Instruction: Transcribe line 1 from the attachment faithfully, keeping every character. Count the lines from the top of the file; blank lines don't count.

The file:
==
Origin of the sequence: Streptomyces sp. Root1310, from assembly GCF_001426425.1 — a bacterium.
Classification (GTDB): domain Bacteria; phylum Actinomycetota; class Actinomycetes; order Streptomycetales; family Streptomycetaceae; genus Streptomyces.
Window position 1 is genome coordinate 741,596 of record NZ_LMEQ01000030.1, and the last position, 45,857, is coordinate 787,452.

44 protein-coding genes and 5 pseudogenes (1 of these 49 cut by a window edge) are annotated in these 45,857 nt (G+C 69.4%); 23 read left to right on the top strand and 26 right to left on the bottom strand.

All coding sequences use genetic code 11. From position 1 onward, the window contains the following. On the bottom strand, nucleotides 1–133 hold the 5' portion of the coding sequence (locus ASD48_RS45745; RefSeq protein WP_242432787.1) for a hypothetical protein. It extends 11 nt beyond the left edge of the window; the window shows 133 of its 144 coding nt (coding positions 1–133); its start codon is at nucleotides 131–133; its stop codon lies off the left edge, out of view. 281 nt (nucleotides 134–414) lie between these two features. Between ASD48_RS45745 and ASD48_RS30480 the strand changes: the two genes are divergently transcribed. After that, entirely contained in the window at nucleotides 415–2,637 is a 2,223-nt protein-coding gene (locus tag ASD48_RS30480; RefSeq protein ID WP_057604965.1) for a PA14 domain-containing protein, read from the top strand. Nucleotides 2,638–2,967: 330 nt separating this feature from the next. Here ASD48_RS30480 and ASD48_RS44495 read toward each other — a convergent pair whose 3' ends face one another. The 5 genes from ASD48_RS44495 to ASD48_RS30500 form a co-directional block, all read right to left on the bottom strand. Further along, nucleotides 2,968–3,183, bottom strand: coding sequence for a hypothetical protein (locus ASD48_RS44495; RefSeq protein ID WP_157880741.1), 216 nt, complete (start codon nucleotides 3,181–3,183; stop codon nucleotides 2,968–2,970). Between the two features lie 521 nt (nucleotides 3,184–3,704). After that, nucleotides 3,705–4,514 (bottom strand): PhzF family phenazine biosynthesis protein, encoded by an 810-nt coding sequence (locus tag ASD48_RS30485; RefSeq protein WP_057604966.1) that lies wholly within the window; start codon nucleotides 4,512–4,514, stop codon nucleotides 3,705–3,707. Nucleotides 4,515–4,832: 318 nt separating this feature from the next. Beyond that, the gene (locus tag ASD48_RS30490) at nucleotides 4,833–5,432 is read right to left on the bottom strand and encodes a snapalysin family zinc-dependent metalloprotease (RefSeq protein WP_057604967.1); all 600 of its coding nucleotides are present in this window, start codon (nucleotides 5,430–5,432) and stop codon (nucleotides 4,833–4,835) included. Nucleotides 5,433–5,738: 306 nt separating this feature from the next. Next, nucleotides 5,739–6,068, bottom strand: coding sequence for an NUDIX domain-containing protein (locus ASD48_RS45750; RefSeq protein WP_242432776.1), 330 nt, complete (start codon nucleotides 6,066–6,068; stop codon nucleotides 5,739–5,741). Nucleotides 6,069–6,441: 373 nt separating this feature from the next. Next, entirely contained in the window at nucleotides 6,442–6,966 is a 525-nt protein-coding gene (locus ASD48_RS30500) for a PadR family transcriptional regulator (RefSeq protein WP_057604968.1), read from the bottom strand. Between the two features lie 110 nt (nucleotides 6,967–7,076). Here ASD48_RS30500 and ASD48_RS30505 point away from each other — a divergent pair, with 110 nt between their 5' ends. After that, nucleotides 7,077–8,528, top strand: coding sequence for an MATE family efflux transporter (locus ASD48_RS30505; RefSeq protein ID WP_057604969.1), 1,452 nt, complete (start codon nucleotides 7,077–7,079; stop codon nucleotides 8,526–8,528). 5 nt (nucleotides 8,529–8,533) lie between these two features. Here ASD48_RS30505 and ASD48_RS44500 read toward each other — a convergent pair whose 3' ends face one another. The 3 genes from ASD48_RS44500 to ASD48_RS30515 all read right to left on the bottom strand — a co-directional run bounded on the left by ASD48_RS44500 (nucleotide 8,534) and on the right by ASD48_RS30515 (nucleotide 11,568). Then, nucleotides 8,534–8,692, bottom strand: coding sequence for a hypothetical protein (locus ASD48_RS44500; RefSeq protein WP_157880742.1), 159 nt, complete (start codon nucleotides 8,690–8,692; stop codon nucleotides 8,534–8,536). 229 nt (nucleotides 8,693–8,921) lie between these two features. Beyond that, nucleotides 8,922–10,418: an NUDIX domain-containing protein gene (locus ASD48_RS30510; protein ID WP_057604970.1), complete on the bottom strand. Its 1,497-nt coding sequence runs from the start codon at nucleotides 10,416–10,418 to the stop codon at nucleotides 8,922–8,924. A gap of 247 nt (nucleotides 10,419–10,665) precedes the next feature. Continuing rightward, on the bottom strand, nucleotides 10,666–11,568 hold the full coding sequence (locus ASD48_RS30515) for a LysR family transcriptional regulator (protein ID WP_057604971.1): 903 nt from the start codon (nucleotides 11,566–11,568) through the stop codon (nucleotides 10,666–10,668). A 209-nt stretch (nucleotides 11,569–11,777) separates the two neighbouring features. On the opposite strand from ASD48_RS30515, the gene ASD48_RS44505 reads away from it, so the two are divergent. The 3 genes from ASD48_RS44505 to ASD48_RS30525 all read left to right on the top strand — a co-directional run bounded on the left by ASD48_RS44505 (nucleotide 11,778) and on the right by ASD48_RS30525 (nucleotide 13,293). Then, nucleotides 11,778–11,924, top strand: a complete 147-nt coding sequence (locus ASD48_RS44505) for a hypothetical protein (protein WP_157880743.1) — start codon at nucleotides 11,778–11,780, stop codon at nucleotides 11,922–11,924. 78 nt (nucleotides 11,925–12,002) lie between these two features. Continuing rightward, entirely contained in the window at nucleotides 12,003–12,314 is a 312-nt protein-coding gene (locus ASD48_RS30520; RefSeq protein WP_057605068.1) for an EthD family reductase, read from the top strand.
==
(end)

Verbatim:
Origin of the sequence: Streptomyces sp. Root1310, from assembly GCF_001426425.1 — a bacterium.